Balancing the Risks, Benefits, and Costs of Homeland Security
By John Mueller and Mark G. Stewart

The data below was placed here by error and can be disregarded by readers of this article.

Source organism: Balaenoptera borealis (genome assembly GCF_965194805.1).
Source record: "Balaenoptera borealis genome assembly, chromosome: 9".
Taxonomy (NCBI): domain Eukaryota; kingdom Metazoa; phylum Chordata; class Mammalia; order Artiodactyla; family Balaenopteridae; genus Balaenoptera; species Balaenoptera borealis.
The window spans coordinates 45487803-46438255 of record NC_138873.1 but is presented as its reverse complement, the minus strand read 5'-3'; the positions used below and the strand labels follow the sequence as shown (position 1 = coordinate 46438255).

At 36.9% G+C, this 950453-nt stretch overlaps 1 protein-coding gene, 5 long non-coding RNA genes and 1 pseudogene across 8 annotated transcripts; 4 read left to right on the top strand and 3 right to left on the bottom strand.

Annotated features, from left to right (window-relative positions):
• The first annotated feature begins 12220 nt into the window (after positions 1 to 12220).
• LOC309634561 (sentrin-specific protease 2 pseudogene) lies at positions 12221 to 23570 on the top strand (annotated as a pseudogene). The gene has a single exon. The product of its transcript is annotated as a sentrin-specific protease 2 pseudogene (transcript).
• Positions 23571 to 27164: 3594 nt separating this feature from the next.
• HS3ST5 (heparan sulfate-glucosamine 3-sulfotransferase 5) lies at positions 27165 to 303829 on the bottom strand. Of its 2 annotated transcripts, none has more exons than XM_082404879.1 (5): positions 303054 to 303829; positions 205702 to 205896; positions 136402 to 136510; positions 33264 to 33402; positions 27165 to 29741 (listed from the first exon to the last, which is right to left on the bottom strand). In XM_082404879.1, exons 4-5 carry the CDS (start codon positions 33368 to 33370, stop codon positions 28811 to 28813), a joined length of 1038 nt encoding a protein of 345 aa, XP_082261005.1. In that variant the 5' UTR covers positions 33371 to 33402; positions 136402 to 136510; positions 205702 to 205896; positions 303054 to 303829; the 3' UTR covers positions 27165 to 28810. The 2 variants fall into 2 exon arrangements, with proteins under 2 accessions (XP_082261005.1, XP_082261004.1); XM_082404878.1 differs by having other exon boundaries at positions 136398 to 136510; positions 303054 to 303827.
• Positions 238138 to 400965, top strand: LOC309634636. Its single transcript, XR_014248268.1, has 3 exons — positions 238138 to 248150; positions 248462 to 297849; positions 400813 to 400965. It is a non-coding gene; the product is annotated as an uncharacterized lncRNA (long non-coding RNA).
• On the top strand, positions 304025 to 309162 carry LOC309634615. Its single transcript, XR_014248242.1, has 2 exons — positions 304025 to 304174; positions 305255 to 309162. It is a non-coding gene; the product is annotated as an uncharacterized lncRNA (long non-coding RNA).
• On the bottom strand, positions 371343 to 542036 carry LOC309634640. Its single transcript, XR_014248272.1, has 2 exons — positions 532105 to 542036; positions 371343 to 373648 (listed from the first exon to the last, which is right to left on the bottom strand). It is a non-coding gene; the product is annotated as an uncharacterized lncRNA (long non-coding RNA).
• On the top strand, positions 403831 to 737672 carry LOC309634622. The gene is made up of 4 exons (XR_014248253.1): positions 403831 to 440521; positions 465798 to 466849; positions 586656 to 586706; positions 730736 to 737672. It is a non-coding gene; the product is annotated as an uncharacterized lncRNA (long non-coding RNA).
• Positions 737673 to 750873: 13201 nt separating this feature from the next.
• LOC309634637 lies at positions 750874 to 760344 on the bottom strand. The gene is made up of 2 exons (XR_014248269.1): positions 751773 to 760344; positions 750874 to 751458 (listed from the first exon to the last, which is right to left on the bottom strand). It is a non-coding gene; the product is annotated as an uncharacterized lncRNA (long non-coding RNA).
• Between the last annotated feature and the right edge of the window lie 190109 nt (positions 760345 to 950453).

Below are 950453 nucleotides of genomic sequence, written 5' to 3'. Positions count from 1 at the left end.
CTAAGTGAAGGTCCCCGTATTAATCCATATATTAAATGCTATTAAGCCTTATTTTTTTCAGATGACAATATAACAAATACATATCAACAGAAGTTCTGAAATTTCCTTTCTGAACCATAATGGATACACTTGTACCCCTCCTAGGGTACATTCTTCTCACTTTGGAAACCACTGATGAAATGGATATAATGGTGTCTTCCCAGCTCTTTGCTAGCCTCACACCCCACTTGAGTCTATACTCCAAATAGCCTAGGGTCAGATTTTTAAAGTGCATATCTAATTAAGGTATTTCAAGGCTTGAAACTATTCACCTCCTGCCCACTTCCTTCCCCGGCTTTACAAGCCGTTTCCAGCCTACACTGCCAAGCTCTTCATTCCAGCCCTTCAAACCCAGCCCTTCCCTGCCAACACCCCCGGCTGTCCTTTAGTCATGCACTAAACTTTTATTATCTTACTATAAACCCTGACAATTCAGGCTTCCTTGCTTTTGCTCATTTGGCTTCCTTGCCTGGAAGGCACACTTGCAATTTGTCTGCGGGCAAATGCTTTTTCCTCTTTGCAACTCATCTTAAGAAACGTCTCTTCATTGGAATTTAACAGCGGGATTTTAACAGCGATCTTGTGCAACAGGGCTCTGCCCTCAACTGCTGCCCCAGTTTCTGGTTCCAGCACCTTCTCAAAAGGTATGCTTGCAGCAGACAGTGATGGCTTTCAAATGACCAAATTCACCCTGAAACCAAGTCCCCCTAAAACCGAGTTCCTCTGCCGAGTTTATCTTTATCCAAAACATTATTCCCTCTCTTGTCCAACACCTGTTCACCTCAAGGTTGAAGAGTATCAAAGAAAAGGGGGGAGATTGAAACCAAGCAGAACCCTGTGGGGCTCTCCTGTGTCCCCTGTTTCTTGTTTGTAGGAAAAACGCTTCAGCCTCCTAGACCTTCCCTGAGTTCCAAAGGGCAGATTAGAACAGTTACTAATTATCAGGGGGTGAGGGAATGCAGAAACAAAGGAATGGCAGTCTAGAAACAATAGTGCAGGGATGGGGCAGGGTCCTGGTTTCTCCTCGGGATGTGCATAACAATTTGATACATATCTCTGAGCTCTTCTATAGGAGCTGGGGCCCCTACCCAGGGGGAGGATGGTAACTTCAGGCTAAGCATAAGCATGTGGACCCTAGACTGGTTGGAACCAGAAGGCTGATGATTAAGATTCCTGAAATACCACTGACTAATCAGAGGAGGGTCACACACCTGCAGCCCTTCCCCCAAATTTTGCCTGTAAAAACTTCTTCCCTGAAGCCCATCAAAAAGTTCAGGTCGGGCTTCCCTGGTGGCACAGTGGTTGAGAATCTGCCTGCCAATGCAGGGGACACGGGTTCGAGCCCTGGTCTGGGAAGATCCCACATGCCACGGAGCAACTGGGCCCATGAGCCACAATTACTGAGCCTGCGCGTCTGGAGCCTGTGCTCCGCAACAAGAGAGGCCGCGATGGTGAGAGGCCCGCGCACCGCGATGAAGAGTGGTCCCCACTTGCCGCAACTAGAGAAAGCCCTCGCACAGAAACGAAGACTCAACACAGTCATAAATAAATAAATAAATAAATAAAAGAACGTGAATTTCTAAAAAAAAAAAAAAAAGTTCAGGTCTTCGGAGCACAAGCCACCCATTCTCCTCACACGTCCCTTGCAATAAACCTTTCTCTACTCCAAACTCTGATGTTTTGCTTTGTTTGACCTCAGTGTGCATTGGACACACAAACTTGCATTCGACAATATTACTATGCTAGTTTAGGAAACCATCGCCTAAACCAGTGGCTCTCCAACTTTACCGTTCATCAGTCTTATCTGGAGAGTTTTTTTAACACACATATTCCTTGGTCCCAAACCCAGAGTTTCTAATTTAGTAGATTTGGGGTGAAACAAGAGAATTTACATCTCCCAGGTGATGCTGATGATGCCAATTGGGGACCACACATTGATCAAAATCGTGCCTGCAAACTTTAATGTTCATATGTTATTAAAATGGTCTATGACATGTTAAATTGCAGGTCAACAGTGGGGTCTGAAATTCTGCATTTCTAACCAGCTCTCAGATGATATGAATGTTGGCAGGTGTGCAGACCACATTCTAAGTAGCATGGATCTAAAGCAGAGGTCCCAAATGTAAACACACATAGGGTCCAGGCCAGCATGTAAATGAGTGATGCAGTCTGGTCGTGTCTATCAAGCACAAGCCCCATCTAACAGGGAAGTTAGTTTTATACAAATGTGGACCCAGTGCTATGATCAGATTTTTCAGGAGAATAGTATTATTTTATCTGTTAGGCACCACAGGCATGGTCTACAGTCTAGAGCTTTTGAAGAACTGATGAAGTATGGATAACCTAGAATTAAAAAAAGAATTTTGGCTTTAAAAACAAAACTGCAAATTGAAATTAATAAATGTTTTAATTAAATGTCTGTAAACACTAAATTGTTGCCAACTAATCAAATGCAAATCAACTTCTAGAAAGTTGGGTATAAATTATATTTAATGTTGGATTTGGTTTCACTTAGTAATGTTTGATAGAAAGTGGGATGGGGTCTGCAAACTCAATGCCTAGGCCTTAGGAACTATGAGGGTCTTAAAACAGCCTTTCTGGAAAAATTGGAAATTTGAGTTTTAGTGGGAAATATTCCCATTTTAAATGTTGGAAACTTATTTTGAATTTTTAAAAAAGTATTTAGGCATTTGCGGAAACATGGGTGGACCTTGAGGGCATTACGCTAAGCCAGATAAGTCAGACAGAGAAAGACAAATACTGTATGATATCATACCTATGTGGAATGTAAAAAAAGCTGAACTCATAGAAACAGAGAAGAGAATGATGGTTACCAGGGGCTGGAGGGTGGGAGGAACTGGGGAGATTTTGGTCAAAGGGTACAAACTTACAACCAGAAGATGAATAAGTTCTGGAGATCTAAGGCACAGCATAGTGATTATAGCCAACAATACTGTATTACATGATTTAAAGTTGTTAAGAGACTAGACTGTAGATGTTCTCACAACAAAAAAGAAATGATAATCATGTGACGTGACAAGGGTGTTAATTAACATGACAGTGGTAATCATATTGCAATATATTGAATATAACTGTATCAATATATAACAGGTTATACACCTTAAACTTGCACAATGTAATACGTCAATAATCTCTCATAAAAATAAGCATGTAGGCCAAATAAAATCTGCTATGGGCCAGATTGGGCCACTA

The cumulative increase in expenditures on U.S. domestic homeland security over the decade since 9/11 exceeds one trillion dollars. It is clearly time to examine these massive expenditures applying risk assessment and cost-benefit approaches that have been standard for decades. Thus far, officials do not seem to have done so and have engaged in various forms of probability neglect by focusing on worst case scenarios; adding, rather than multiplying, the probabilities; assessing relative, rather than absolute, risk; and inflating terrorist capacities and the importance of potential terrorist targets. We find that enhanced expenditures have been excessive. To be deemed cost-effective in analyses that substantially bias the consideration toward the opposite conclusion, the security measures would have to deter, prevent, foil, or protect each year against 1,667 otherwise successful attacks that each inflicted some $100 million in damage (more than four per day) or 167 attacks inflicting $1 billion in damage (nearly one every two days). This is in the range of destruction of what might have happened had the Times-Square bomber of 2010 been successful. Although there are emotional and political pressures on the terrorism issue, this does not relieve politicians and bureaucrats of the fundamental responsibility of informing the public of the limited risk that terrorism presents, of seeking to expend funds wisely, and of bearing in mind opportunity costs. Moreover, political concerns may be over-wrought: restrained reaction has often proved to be entirely acceptable politically. And avoiding overreaction is by far the most cost-effective counterterrorism measure.
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